Crate pem_rfc7468

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RustCrypto: PEM Encoding (RFC 7468)

crate Docs Build Status Apache2/MIT licensed Rust Version Project Chat

Pure Rust implementation of PEM Encoding (RFC 7468) for PKIX, PKCS, and CMS Structures, a strict subset of the original Privacy-Enhanced Mail encoding intended specifically for use with cryptographic keys, certificates, and other messages.

Provides a no_std-friendly, constant-time implementation suitable for use with cryptographic private keys.



Many cryptography-related document formats, such as certificates (PKIX), private and public keys/keypairs (PKCS), and other cryptographic messages (CMS) provide an ASCII encoding which can be traced back to Privacy-Enhanced Mail (PEM) as defined RFC 1421, which look like the following:


However, all of these formats actually implement a text-based encoding that is similar to, but not identical with, the legacy PEM encoding as described in RFC 1421.

For this reason, RFC 7468 was created to describe a stricter form of “PEM encoding” for use in these applications which codifies the previously de facto rules that most implementations operate by, and makes recommendations to promote interoperability.

This crate attempts to implement a strict interpretation of the RFC 7468 rules, implementing all of the MUSTs and SHOULDs while avoiding the MAYs, and targeting the “ABNF (Strict)” subset of the grammar as described in RFC 7468 Section 3 Figure 3 (p6).

Implementation notes

  • Core PEM implementation is no_std-friendly and requires no heap allocations.
  • Avoids use of copies and temporary buffers.
  • Uses the base64ct crate to decode/encode Base64 in constant-time.
  • PEM parser avoids branching on potentially secret data as much as possible. In the happy path, only 1-byte of secret data is potentially branched upon.

The paper Util::Lookup: Exploiting key decoding in cryptographic libraries demonstrates how the leakage from non-constant-time PEM parsers can be used to practically extract RSA private keys from SGX enclaves.

Minimum Supported Rust Version

This crate requires Rust 1.56 at a minimum.

We may change the MSRV in the future, but it will be accompanied by a minor version bump.


Licensed under either of:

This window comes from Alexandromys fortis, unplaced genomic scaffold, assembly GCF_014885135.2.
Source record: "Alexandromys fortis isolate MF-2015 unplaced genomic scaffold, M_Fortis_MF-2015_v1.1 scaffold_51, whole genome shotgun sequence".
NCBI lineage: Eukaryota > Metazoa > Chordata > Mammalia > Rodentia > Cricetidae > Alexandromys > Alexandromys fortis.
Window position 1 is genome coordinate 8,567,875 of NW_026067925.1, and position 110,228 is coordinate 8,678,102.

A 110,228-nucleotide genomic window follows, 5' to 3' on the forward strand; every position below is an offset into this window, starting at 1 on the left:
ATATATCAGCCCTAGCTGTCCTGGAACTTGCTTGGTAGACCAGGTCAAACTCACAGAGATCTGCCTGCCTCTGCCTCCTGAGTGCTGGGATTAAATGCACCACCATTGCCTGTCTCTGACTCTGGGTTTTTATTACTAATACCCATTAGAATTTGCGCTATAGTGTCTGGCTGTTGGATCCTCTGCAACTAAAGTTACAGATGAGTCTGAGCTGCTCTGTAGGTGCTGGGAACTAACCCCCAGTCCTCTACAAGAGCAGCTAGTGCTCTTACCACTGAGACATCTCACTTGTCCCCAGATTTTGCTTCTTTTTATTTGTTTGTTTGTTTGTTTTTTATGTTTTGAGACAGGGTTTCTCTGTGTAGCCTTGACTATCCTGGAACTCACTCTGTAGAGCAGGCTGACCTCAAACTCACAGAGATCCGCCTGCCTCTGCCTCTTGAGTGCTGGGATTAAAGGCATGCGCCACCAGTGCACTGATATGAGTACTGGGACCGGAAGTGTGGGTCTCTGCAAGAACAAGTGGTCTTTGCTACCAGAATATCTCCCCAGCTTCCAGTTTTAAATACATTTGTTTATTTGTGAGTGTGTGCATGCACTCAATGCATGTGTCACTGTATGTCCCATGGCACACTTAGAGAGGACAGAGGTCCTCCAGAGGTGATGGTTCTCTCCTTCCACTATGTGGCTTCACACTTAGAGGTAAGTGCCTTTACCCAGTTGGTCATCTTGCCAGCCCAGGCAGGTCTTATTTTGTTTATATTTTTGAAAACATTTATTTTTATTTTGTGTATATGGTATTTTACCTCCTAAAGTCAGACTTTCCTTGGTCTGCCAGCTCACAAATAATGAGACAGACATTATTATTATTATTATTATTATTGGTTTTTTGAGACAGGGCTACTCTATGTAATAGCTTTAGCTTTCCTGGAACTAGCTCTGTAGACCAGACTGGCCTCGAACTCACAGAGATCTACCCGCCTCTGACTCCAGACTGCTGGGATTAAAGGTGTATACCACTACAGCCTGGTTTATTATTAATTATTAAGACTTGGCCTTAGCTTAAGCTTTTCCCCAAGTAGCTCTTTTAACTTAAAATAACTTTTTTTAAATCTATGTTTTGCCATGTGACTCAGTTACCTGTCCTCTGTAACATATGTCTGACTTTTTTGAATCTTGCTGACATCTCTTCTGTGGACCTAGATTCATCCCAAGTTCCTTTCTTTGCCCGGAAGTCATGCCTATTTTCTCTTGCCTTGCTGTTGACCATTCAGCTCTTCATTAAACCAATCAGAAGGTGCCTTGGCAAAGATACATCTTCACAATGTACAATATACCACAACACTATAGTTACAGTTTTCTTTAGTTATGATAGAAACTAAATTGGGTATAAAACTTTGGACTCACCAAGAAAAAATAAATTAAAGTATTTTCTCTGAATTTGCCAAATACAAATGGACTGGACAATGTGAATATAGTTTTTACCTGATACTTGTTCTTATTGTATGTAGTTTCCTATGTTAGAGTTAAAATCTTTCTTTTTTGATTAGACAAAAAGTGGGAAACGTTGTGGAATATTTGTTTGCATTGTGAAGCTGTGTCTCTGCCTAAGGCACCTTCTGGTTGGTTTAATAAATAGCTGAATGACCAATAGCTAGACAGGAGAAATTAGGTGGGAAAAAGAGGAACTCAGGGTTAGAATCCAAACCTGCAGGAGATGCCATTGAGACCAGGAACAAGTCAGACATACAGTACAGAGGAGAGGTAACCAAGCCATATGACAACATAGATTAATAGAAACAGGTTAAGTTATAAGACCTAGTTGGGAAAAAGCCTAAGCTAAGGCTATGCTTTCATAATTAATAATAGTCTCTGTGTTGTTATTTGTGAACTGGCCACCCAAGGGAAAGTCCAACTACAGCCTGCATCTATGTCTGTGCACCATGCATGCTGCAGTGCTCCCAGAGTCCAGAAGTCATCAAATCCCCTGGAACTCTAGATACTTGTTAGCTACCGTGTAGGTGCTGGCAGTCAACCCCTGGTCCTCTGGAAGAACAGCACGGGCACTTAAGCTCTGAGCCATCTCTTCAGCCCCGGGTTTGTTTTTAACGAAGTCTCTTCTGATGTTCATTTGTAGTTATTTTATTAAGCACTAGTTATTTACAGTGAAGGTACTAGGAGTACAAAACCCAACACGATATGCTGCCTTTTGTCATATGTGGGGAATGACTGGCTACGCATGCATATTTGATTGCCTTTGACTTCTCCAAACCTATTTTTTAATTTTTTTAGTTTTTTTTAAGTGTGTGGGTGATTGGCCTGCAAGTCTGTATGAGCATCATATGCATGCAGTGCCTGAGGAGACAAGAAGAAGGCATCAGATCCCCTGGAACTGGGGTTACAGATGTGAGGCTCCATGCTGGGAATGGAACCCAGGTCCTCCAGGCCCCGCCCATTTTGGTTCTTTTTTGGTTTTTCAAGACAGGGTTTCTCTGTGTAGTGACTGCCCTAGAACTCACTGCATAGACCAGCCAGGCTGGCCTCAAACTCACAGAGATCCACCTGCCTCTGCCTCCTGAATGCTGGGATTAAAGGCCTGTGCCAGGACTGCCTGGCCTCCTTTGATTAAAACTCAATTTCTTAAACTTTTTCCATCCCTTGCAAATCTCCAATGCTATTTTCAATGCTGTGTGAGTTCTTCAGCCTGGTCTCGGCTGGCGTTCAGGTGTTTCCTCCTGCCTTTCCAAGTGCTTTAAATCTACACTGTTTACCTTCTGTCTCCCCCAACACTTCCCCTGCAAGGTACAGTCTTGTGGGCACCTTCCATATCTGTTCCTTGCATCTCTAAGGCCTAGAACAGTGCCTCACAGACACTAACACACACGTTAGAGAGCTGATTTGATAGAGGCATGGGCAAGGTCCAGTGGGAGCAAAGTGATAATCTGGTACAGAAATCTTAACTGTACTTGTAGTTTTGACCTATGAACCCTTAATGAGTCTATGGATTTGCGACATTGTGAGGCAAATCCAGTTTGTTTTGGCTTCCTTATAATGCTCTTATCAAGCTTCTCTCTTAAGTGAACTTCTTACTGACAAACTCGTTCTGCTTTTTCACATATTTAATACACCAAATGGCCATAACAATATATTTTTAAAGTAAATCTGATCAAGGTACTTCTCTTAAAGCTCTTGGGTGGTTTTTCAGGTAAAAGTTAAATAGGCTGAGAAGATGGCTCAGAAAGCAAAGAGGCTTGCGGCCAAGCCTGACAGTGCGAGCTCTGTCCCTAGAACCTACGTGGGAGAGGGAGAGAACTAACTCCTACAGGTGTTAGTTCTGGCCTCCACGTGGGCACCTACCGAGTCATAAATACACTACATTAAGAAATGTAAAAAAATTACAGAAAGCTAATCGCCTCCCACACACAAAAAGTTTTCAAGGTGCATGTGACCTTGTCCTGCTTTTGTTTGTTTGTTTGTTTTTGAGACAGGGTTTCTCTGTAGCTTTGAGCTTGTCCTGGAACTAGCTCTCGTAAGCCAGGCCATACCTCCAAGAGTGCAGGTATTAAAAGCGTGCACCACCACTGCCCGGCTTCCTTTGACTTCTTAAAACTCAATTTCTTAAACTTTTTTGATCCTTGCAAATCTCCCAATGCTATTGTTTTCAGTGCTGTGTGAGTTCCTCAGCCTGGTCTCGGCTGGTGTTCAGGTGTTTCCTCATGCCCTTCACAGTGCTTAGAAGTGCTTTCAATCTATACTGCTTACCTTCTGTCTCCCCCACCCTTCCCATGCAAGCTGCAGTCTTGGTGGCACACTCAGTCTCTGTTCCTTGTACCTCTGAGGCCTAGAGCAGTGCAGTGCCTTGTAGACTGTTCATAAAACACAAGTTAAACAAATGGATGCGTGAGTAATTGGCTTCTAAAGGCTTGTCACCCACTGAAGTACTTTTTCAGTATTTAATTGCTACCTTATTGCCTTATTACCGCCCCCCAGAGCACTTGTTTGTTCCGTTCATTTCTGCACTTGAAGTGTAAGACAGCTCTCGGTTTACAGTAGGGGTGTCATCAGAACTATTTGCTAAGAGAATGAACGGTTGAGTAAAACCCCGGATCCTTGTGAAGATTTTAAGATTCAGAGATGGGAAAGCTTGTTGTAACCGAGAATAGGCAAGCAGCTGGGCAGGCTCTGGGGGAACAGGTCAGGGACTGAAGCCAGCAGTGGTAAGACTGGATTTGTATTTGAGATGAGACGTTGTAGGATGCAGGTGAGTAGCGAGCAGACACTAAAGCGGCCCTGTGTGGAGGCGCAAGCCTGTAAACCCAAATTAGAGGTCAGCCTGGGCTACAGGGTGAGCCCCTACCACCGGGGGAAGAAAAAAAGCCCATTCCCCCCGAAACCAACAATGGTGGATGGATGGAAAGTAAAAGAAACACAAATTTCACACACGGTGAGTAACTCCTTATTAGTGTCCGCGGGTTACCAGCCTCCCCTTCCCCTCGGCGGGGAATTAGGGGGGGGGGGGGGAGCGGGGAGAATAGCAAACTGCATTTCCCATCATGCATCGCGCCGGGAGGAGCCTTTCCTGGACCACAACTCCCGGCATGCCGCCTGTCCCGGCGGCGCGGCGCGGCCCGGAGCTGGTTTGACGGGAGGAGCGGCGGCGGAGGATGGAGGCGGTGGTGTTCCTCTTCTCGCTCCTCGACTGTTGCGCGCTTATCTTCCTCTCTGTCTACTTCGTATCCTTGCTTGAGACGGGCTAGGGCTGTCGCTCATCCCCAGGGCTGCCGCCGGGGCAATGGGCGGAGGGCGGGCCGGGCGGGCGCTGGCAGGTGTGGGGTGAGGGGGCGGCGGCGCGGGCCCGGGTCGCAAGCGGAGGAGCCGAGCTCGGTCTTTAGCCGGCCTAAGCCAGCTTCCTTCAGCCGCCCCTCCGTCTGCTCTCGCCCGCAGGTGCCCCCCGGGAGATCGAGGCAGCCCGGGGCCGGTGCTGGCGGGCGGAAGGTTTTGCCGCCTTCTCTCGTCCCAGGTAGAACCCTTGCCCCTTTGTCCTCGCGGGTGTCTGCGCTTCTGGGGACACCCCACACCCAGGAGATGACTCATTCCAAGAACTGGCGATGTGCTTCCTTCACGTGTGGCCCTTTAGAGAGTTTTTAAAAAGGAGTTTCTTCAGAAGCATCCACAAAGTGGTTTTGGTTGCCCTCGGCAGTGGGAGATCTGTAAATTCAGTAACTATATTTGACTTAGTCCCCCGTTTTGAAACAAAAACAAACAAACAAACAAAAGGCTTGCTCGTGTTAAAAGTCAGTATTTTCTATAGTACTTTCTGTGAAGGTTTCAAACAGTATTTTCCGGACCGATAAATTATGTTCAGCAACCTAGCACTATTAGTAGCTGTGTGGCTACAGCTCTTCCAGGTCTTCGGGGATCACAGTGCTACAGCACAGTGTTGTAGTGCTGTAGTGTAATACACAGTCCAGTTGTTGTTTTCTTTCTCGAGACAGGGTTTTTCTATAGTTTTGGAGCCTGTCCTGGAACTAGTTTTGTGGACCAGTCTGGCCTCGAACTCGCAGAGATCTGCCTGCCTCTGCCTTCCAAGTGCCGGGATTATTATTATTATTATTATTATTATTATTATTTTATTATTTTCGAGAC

at your option.


Unless you explicitly state otherwise, any contribution intentionally submitted for inclusion in the work by you, as defined in the Apache-2.0 license, shall be dual licensed as above, without any additional terms or conditions.


/// Example PEM document
/// NOTE: do not actually put private key literals into your source code!!!
let example_pem = "\

// Decode PEM
let (type_label, data) = pem_rfc7468::decode_vec(example_pem.as_bytes())?;
assert_eq!(type_label, "PRIVATE KEY");
        48, 46, 2, 1, 0, 48, 5, 6, 3, 43, 101, 112, 4, 34, 4, 32, 23, 237, 156, 115, 233, 219,
        100, 158, 193, 137, 166, 18, 131, 28, 95, 197, 112, 35, 130, 7, 193, 170, 157, 251,
        210, 197, 62, 63, 245, 229, 234, 133

// Encode PEM
use pem_rfc7468::LineEnding;
let encoded_pem = pem_rfc7468::encode_string(type_label, LineEnding::default(), &data)?;
assert_eq!(&encoded_pem, example_pem);


PEM decoder.


Error type.
Line endings.


Marker trait for types with an associated PEM type label.


Decode a PEM document according to RFC 7468’s “Strict” grammar.
Decode the encapsulation boundaries of a PEM document according to RFC 7468’s “Strict” grammar.
Decode a PEM document according to RFC 7468’s “Strict” grammar, returning the result as a Vec upon success.
Encode a PEM document according to RFC 7468’s “Strict” grammar.
Encode a PEM document according to RFC 7468’s “Strict” grammar, returning the result as a String.
Get the length of a PEM encoded document with the given bytes and label.

Type Definitions

Result type.